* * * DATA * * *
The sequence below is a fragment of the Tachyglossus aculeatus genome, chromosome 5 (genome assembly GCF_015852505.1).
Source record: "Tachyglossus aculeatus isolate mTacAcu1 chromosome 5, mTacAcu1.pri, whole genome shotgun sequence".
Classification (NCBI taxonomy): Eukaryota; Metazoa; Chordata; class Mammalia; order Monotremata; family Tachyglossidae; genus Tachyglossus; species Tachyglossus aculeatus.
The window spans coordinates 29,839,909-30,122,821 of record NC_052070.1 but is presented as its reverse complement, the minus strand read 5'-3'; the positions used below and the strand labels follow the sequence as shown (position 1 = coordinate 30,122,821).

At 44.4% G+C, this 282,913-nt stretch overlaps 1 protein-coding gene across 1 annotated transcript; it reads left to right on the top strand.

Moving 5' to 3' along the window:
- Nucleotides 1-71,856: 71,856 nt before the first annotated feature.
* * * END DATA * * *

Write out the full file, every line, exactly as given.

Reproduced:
The sequence below is a fragment of the Tachyglossus aculeatus genome, chromosome 5 (genome assembly GCF_015852505.1).
Source record: "Tachyglossus aculeatus isolate mTacAcu1 chromosome 5, mTacAcu1.pri, whole genome shotgun sequence".
Classification (NCBI taxonomy): Eukaryota; Metazoa; Chordata; class Mammalia; order Monotremata; family Tachyglossidae; genus Tachyglossus; species Tachyglossus aculeatus.
The window spans coordinates 29,839,909-30,122,821 of record NC_052070.1 but is presented as its reverse complement, the minus strand read 5'-3'; the positions used below and the strand labels follow the sequence as shown (position 1 = coordinate 30,122,821).

At 44.4% G+C, this 282,913-nt stretch overlaps 1 protein-coding gene across 1 annotated transcript; it reads left to right on the top strand.

Moving 5' to 3' along the window:
- Nucleotides 1-71,856: 71,856 nt before the first annotated feature.